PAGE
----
Frequently Asked Questions
Why do I need a TimberMart-South (TMS) report?
A TMS report provides information to aid in timber harvest decisions, establishing a timber basis, better understanding timber markets.
What regions and timber products does TMS cover?
How do I subscribe to TMS reports?
Contact the main office at 706-542-4756 or email: tmart "at" uga.edu.
What do I need if I want to harvest my timber this year?
You may want one of the following:
- A single-state quarterly report (sample)
- A south-wide quarterly summary report (sample)
- A graph of prices and/or trends (sample)
What do I need to establish a timber basis?
An archived report for the period (sample)
How do I keep informed on timber markets?
- A Market News quarterly subscription (sample)
- One or more single state report subscription(s) (sample)
- Logging Rates and Additional Species report (sample)
What if I want trend information or to build my own database?
Order a custom trend chart or underlying data from our Excel files. Call the main office at 706-542-4756 or email tmart "at" uga.edu for pricing on data packages and/or custom data series. Click here for a list of products and TMS regions.
Why does the US South use tree-length stems?
Please visit the History page and read the "US South Timber Product Forms and History" section for information on why tree-length stems are used.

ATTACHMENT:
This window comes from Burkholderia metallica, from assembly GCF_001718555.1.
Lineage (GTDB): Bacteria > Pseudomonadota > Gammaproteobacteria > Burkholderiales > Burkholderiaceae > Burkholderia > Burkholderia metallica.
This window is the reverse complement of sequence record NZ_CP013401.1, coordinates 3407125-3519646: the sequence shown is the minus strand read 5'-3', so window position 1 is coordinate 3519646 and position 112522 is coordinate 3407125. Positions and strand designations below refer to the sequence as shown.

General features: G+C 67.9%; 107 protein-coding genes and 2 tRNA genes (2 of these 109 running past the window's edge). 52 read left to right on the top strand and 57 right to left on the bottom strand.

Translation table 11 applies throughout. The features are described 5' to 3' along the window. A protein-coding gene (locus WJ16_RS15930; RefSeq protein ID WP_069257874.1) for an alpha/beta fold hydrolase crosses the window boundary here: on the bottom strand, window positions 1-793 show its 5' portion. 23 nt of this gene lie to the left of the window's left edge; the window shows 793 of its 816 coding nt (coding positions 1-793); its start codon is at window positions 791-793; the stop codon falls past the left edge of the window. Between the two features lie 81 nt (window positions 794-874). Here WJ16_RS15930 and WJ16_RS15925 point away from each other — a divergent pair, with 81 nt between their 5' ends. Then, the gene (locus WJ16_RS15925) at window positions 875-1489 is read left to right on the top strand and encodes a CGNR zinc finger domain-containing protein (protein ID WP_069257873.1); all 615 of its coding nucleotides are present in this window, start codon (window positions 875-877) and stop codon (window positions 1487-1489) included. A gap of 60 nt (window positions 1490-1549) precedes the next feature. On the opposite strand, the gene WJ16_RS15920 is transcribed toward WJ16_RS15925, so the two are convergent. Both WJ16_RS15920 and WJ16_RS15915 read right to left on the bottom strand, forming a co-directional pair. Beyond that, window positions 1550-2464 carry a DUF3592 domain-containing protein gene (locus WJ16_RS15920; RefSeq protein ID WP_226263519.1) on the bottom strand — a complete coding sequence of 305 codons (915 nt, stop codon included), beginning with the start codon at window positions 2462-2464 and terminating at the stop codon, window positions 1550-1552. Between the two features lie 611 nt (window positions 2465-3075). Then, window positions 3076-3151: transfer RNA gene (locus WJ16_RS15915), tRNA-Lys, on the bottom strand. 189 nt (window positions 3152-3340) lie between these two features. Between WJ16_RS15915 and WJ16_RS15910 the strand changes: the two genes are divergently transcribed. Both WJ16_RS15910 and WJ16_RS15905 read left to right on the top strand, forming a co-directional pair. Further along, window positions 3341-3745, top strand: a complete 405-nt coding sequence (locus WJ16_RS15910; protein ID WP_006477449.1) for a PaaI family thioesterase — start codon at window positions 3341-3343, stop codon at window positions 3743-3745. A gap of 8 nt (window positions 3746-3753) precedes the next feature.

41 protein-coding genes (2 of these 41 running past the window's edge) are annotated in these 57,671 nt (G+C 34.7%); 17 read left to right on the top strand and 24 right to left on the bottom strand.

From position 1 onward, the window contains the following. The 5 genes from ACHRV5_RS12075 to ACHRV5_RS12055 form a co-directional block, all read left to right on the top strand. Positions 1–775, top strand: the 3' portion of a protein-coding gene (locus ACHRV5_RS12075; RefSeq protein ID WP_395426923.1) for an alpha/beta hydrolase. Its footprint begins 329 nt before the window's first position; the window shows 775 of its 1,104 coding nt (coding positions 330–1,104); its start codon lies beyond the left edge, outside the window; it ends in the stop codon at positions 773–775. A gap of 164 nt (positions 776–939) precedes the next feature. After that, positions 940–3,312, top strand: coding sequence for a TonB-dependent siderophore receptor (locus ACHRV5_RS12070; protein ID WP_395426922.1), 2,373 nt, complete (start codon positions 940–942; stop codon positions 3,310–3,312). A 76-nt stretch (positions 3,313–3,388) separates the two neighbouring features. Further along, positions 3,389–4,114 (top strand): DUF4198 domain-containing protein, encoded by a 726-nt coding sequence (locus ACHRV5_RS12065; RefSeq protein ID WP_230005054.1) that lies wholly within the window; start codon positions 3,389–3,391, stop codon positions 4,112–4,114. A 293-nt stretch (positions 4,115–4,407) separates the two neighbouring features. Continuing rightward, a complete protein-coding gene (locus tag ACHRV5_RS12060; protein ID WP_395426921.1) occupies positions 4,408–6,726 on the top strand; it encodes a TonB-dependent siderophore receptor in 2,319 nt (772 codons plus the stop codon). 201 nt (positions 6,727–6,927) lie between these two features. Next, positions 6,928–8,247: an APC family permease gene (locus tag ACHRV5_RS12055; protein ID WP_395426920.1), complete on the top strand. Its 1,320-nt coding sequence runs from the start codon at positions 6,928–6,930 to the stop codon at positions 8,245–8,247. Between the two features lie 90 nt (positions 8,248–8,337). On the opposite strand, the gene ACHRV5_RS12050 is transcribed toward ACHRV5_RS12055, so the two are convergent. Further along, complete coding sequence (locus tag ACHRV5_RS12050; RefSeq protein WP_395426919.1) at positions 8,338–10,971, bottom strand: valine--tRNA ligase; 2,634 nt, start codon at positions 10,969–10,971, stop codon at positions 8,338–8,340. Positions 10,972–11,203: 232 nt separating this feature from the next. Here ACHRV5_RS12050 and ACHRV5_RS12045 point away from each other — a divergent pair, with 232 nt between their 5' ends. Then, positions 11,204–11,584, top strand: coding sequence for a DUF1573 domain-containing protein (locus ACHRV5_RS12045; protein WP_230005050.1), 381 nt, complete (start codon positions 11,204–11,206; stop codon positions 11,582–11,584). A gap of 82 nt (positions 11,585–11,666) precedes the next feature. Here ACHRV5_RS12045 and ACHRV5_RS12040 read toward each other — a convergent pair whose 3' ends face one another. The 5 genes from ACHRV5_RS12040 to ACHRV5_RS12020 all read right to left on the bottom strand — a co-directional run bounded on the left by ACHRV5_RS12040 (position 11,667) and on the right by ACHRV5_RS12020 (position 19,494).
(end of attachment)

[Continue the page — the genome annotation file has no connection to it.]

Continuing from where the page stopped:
How are reported prices calculated?
Our staff provides a standard form, paper or electronic, to our reporters for reporting market activity of a broad cross section of the timber industry. Our reporters, both companies and individuals, are actively engaged in the day-to-day operation of selling and buying timber on the stump and delivering to yards and mills. From these reports, over each quarter, these data are sorted and tabulated to arrive at a grouping of price ranges, low and high. From these groupings, a simple average is obtained for each state, area, and product.
TMS publishes data gathered with diligence and from sources considered reliable. We gather and publish information as it exists and do not attempt to set or influence prices. Specific markets, because of variations in field work and time element, sometimes result in prices which are somewhat lower or higher than those published.
These are not absolute lows or highs; but an average of lows and average of highs.
Be aware that prices vary greatly depending on many factors and a reported price does not reflect the only price at which an item has been sold.